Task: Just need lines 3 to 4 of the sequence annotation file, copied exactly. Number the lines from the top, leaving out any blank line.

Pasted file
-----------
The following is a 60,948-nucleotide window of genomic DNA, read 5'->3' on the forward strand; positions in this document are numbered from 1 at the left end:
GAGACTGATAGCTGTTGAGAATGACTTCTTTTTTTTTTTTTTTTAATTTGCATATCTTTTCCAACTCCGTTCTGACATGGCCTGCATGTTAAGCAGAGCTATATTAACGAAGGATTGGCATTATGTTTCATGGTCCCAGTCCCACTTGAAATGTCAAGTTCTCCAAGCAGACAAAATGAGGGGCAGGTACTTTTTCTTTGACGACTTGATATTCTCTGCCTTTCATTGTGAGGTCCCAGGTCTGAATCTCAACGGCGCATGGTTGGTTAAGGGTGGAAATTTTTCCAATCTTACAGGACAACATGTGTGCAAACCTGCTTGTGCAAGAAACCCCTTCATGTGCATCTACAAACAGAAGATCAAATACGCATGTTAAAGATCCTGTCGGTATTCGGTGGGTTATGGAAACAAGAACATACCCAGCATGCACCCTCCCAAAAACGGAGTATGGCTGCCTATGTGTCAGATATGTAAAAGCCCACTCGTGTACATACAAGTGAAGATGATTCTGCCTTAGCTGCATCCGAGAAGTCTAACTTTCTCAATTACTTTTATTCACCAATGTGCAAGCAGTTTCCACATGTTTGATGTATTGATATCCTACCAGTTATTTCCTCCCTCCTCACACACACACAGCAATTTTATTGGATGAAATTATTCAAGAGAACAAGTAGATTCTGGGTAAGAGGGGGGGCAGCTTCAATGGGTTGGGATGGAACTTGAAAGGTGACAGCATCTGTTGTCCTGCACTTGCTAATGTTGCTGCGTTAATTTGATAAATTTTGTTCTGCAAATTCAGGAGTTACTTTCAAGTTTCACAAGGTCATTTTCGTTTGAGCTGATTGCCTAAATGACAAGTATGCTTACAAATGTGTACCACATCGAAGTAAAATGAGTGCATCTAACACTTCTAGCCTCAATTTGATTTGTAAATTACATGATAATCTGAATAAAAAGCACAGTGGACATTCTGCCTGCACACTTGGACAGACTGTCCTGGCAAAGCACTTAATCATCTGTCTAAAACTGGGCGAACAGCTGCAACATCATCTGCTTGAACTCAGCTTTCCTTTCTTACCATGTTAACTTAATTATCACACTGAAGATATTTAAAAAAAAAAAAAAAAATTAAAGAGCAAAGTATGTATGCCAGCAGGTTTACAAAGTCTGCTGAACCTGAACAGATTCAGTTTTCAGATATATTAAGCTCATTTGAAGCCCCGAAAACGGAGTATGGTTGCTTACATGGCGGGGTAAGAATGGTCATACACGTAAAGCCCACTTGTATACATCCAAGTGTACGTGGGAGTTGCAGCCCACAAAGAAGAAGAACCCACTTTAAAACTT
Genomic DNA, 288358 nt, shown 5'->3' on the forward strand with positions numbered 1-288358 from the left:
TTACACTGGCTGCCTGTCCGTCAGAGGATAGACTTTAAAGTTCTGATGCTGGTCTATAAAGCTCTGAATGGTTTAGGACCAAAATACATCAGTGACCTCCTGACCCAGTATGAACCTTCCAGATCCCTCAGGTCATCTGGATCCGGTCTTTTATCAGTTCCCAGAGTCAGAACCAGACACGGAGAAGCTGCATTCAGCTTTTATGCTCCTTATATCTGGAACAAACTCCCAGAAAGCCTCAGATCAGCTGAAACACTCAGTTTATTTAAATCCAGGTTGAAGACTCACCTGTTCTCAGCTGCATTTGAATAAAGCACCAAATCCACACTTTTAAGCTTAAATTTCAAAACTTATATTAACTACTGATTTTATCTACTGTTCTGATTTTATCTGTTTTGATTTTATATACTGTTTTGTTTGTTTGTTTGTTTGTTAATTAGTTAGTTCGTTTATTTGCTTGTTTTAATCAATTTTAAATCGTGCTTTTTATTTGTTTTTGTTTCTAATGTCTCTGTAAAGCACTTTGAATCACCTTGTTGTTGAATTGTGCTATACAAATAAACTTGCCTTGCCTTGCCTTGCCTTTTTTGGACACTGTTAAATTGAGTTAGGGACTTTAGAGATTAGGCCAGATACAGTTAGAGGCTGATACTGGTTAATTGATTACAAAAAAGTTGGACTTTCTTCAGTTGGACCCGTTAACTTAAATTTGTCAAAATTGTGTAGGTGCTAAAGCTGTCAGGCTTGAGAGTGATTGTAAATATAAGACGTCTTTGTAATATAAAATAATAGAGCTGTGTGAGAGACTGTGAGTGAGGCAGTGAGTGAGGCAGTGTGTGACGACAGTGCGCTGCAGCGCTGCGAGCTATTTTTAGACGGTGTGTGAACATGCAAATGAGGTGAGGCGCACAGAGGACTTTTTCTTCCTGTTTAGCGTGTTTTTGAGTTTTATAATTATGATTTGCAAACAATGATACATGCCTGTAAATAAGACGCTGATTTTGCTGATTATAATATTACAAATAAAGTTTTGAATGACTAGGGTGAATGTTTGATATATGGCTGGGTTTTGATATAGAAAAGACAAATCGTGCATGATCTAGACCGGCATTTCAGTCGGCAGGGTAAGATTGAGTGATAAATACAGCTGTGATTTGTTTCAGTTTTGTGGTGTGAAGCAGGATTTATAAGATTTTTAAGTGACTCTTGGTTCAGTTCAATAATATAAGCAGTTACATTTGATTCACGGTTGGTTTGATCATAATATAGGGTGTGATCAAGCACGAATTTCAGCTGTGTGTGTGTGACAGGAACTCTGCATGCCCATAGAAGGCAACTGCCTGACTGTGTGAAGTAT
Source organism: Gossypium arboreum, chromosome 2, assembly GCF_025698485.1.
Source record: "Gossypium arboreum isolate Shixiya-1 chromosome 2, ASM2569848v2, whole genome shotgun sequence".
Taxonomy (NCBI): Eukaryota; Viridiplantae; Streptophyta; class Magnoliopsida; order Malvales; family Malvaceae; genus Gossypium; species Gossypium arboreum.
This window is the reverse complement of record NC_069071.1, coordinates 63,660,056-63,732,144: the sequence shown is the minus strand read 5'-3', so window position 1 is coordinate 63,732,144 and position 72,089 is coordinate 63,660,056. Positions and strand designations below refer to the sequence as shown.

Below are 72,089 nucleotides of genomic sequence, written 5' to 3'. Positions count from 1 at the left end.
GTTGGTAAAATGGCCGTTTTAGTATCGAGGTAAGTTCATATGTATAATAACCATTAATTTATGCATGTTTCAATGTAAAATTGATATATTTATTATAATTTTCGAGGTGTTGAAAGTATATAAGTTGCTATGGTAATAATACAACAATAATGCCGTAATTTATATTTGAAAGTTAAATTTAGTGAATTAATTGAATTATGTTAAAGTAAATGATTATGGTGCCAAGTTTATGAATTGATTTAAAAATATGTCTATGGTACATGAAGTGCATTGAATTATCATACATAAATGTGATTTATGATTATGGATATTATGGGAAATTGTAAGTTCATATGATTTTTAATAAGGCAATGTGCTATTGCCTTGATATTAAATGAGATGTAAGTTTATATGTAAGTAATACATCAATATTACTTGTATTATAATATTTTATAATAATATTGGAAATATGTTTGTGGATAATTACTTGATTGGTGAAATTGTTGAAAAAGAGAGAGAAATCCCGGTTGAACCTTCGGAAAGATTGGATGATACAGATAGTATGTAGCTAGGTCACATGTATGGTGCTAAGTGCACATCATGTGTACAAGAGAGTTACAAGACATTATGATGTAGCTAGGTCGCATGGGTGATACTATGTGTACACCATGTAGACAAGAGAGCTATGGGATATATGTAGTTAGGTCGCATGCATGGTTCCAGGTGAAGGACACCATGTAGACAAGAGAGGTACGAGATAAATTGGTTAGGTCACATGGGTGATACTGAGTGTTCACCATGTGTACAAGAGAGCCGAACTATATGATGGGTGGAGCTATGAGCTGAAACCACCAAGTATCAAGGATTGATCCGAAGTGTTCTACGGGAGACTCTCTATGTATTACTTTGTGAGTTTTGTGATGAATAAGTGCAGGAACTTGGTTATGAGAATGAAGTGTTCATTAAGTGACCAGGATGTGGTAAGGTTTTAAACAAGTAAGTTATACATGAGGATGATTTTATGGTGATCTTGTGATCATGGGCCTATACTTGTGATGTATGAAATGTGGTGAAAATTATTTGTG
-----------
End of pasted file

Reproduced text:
Genomic DNA, 288358 nt, shown 5'->3' on the forward strand with positions numbered 1-288358 from the left:
TTACACTGGCTGCCTGTCCGTCAGAGGATAGACTTTAAAGTTCTGATGCTGGTCTATAAAGCTCTGAATGGTTTAGGACCAAAATACATCAGTGACCTCCTGACCCAGTATGAACCTTCCAGATCCCTCAGGTCATCTGGATCCGGTCTTTTATCAGTTCCCAGAGTCAGAACCAGACACGGAGAAGCTGCATTCAGCTTTTATGCTCCTTATATCTGGAACAAACTCCCAGAAAGCCTCAGATCAGCTGAAACACTCAGTTTATTTAAATCCAGGTTGAAGACTCACCTGTTCTCAGCTGCATTTGAATAAAGCACCAAATCCACACTTTTAAGCTTAAATTTCAAAACTTATATTAACTACTGATTTTATCTACTGTTCTGATTTTATCTGTTTTGATTTTATATACTGTTTTGTTTGTTTGTTTGTTTGTTAATTAGTTAGTTCGTTTATTTGCTTGTTTTAATCAATTTTAAATCGTGCTTTTTATTTGTTTTTGTTTCTAATGTCTCTGTAAAGCACTTTGAATCACCTTGTTGTTGAATTGTGCTATACAAATAAACTTGCCTTGCCTTGCCTTGCCTTTTTTGGACACTGTTAAATTGAGTTAGGGACTTTAGAGATTAGGCCAGATACAGTTAGAGGCTGATACTGGTTAATTGATTACAAAAAAGTTGGACTTTCTTCAGTTGGACCCGTTAACTTAAATTTGTCAAAATTGTGTAGGTGCTAAAGCTGTCAGGCTTGAGAGTGATTGTAAATATAAGACGTCTTTGTAATATAAAATAATAGAGCTGTGTGAGAGACTGTGAGTGAGGCAGTGAGTGAGGCAGTGTGTGACGACAGTGCGCTGCAGCGCTGCGAGCTATTTTTAGACGGTGTGTGAACATGCAAATGAGGTGAGGCGCACAGAGGACTTTTTCTTCCTGTTTAGCGTGTTTTTGAGTTTTATAATTATGATTTGCAAACAATGATACATGCCTGTAAATAAGACGCTGATTTTGCTGATTATAATATTACAAATAAAGTTTTGAATGACTAGGGTGAATGTTTGATATATGGCTGGGTTTTGATATAGAAAAGACAAATCGTGCATGATCTAGACCGGCATTTCAGTCGGCAGGGTAAGATTGAGTGATAAATACAGCTGTGATTTGTTTCAGTTTTGTGGTGTGAAGCAGGATTTATAAGATTTTTAAGTGACTCTTGGTTCAGTTCAATAATATAAGCAGTTACATTTGATTCACGGTTGGTTTGATCATAATATAGGGTGTGATCAAGCACGAATTTCAGCTGTGTGTGTGTGACAGGAACTCTGCATGCCCATAGAAGGCAACTGCCTGACTGTGTGAAGTAT